Choosing an LPN Program in Montana
All of Montana’s practical nursing programs are at public colleges and universities. This means there are many similarities from program to program, but they are hardly identical! Geography is apt to be a big concern. These are some other things to keep in mind.
The Admission Process
Practical nursing students should be prepared for a competitive admission process. It may consist of more than one step and/or be based on a point system. The University of Montana-Missoula, for example, interviews their top 30 candidates and admits 20 (http://mc.umt.edu/academics/health/nursing/default.php).
Students may need to begin the process early by taking an exam and enrolling in prerequisite courses; some nursing programs expect candidates to first earn certificates as nursing assistants. It is important to remember that admission requirements are not identical from program to program. Schools sometimes publish their point systems on their websites. It is also a good idea to attend information sessions.
Montana NCLEX-PN Pass Rates
The NCLEX-PN examination is a licensing requirement in all 50 states. In 2013, Montana’s pass rates averaged more than 11 percentage points above the national average; in 2012, they bested the national average by nearly 15 percentage points. This is a sign that the programs are high caliber. It may also reflect high admission standards. When programs set LPN standards high, requiring the same prerequisites that will be required for the RN program (and even the same GPA), they draw plenty of candidates who have RN level academic skills.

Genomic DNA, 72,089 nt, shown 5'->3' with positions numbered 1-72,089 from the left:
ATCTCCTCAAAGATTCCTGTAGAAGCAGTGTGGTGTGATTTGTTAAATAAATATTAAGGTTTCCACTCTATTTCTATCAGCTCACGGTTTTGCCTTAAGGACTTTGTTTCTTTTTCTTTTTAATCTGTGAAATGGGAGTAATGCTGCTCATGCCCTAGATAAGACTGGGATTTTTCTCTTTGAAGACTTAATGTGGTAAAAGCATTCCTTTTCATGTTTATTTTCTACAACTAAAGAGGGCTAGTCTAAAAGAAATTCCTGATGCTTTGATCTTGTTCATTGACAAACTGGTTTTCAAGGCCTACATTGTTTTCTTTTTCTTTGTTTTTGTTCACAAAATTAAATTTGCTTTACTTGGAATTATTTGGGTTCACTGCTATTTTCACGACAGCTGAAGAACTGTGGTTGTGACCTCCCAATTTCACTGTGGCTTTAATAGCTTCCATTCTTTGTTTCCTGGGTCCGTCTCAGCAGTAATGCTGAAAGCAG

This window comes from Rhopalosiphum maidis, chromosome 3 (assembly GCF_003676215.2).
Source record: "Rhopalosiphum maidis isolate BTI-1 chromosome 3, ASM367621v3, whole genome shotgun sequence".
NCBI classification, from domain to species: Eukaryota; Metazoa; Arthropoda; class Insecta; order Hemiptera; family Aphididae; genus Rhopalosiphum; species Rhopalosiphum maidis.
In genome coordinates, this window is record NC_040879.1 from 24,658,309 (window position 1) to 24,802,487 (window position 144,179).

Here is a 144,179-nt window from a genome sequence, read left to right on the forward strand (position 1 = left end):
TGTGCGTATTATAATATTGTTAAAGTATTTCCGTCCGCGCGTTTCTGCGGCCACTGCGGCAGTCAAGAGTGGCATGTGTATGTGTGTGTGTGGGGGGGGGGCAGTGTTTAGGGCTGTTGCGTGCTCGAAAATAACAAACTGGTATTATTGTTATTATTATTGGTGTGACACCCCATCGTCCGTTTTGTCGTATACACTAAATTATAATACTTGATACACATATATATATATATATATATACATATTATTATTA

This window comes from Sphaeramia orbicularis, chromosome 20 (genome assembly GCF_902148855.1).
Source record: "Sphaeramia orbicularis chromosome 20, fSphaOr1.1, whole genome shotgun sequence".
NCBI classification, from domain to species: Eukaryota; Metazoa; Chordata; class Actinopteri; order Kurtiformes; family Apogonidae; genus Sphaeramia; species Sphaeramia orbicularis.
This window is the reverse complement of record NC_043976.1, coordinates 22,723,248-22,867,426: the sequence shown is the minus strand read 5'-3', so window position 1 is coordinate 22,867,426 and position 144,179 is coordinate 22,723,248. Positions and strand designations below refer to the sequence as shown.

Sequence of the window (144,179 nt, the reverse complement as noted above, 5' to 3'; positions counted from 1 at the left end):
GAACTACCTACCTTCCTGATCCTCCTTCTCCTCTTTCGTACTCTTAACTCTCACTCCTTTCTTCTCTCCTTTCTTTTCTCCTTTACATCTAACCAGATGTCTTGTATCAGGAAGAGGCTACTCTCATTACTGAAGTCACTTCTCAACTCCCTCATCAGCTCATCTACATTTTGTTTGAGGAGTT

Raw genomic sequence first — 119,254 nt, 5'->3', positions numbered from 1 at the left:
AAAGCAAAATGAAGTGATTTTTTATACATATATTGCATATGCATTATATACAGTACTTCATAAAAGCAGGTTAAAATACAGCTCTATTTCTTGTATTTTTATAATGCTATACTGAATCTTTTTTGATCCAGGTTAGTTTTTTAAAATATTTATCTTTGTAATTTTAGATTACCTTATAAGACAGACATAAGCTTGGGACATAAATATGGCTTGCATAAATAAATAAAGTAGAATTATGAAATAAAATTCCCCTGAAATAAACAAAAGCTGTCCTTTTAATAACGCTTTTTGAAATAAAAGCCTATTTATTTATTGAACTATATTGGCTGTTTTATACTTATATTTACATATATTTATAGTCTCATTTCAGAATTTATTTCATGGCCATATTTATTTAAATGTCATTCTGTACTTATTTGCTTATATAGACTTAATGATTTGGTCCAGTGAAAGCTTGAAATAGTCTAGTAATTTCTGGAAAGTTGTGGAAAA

The Board has made the most recent five years of testing data available (http://bsd.dli.mt.gov/license/bsd_boards/nur_board/board_page.asp). There is some difference in track record from program to program, but no program shows a first time pass rate below 90% during even one year.
Programs may cite different types of accreditation. Accreditation by the Accreditation Commission for Education in Nursing (ACEN) is not the same as state approval. While the ACEN does not authorize nursing programs to operate, it does provide a nationally recognized standard of program quality.
Schools may also mention institutional accreditation. All of Montana’s practical nursing programs are in accredited institutions of higher learning. This is not the case in all states. This type of accreditation can mean more financial aid opportunities.
A student who completes a program at an accredited institution may come away with some academic credits that can be transferred to degree programs. There will not necessarily be a lot, at least if a student opts for a program other than nursing. Some RN programs will consider LPNs for advanced standing even without academic credit.
Students may want to consider articulation agreements between schools. These can make it very easy to continue on for an associate degree and RN license afterward. Schools with RN programs sometimes go so far as to reserve a certain number of seats for graduates of a particular practical nursing program.
Although all Montana LPN programs are at public colleges, costs will vary somewhat. Some schools may quote a figure around $7,000, others $10,000.
Practical nursing students who complete their studies at accredited institutions are eligible for the same types of standard need-based financial aid that other beginning college students are. Students typically file a FAFSA to determine eligibility for federal grants, subsidized loans, and/or work study.
Montana professional nurses make $18.07 an hour on average according to the Bureau of Labor Statistics (http://www.bls.gov/oes/current/oes292061.htm). Schools may provide information about starting salaries of graduates.
The Campus Experience
Some Montana LPN students will need to relocate to get their LPN training. The quality of student housing may be an issue. Some Montana programs are affiliated with state universities so this can mean a lot of campus housing opportunities.
Career Overview: How to Become an LPN in Montana
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